Builders aren’t the ones tapping the splitter market. A growing splitter service sector makes it seem almost possible to live in two places at one time. These entrepreneurs will do whatever it takes: stock the refrigerator with your favorite beverage, collect mail, walk the dog, watch the house, hold the key until you get home, water the plants, and flush the toilets once a week.
Andrea Goldstein, a sales associate with Prudential Florida WCI Realty in Aventura, Fla., who specializes in splitters, advises that you find out how prospective splitters intend to use the second home.
“For example, if they're coming into town frequently for shorter visits, show them homes closer to the airport so they can make the best use of their down time,” Goldstein says.
Aventura’s proximity to Miami means South American clients abound. But Goldstein says a growing number of buyers are coming from other international markets, including Canada and Europe.
It remains to be seen whether splitting time between two residences will continue to grow in popularity, Ray says because how we retire has changed, the way people shift and migrate will change also.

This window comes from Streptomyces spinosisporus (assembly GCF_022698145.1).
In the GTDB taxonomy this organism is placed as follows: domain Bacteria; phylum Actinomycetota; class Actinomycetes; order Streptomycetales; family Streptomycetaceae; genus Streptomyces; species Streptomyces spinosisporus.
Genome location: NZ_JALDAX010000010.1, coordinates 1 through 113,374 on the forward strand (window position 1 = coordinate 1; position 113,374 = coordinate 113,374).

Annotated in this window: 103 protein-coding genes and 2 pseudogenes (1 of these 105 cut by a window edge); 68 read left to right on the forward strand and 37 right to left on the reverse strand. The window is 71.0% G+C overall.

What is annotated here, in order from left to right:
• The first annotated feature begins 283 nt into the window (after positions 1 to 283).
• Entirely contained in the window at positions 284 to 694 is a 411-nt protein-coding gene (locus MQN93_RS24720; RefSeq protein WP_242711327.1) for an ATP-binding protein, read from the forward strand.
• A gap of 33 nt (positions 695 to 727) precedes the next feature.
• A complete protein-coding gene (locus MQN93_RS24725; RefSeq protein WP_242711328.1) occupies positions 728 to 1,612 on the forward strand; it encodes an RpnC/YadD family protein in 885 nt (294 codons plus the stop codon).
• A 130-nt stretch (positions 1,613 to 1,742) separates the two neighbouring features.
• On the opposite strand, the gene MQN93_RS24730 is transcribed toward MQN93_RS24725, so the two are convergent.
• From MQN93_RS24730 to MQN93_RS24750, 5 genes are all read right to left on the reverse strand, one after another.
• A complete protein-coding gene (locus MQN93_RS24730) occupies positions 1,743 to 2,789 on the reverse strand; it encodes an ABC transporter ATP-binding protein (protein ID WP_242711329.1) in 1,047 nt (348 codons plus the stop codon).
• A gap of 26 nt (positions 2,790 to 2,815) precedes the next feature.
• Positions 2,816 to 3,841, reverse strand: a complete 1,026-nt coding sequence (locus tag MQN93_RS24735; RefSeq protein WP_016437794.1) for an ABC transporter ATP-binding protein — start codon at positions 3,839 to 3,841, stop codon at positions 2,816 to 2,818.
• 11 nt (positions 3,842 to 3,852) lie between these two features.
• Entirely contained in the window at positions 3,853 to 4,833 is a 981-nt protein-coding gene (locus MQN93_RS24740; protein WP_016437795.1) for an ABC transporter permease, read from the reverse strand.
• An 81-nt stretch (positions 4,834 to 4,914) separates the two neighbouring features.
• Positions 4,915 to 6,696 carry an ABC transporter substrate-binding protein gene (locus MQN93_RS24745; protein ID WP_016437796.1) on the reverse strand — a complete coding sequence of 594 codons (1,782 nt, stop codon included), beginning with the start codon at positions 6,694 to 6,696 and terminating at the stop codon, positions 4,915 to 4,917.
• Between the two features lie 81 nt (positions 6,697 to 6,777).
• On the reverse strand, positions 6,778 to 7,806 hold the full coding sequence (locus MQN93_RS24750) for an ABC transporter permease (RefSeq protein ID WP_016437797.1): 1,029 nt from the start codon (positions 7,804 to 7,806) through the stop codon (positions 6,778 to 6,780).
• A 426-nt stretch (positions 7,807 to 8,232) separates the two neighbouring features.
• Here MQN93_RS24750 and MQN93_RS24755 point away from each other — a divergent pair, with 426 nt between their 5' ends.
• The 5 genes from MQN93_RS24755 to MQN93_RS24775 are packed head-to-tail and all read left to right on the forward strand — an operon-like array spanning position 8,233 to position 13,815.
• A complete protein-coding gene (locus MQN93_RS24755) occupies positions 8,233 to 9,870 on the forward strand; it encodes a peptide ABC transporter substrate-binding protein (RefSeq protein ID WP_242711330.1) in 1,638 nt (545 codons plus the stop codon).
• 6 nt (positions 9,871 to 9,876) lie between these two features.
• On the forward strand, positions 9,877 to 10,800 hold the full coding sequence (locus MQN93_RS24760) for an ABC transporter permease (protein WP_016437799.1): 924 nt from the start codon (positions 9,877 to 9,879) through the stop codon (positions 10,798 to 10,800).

As developers replace blighted industrial buildings with luxury condos and multi-use housing in some city centers, Ray says many splitters will buy homes downtown and split to another home at the beach. Moreover, Ray believes younger buyers will adopt the splitter lifestyle at a greater rate in the future.
“People used to live in Cleveland, retire, sell everything they had, put it in a truck, and move to Florida,” Ray explains. “The [new generation] will split for a period of seven or 10 years and have a home of some sort in both locations. They may sell their home in suburbia and buy a one-bedroom or loft-style condo to maintain connections with their original home and shift their primary home to Florida over a period of years.”